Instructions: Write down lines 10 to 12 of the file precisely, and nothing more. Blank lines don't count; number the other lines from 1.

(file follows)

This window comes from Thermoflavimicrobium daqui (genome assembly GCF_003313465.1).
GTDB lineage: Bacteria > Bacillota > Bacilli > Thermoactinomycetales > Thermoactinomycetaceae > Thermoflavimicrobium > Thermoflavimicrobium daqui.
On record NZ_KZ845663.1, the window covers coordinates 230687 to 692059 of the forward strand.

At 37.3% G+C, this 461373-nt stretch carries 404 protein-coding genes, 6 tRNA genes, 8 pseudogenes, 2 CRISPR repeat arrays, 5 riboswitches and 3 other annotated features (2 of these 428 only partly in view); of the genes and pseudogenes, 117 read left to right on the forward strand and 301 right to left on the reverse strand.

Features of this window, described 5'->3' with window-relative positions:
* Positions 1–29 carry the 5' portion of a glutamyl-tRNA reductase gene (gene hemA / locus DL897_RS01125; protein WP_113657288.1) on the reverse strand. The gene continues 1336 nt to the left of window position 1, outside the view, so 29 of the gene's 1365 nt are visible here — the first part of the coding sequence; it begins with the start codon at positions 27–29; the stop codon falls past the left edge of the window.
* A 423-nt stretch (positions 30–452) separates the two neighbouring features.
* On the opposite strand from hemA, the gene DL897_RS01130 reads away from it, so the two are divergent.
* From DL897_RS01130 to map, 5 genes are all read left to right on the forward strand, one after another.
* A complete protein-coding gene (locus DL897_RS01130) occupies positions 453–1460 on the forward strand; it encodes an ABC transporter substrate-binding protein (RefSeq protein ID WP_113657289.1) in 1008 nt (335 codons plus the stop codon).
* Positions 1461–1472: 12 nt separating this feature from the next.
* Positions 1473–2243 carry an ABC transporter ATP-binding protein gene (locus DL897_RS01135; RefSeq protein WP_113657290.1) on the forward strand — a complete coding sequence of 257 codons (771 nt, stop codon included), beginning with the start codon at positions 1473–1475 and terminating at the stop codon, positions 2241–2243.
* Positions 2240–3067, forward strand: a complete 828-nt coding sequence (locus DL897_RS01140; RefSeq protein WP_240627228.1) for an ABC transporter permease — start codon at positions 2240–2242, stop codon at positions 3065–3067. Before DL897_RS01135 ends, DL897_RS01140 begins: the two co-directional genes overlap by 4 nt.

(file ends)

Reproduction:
* A complete protein-coding gene (locus DL897_RS01130) occupies positions 453–1460 on the forward strand; it encodes an ABC transporter substrate-binding protein (RefSeq protein ID WP_113657289.1) in 1008 nt (335 codons plus the stop codon).
* Positions 1461–1472: 12 nt separating this feature from the next.
* Positions 1473–2243 carry an ABC transporter ATP-binding protein gene (locus DL897_RS01135; RefSeq protein WP_113657290.1) on the forward strand — a complete coding sequence of 257 codons (771 nt, stop codon included), beginning with the start codon at positions 1473–1475 and terminating at the stop codon, positions 2241–2243.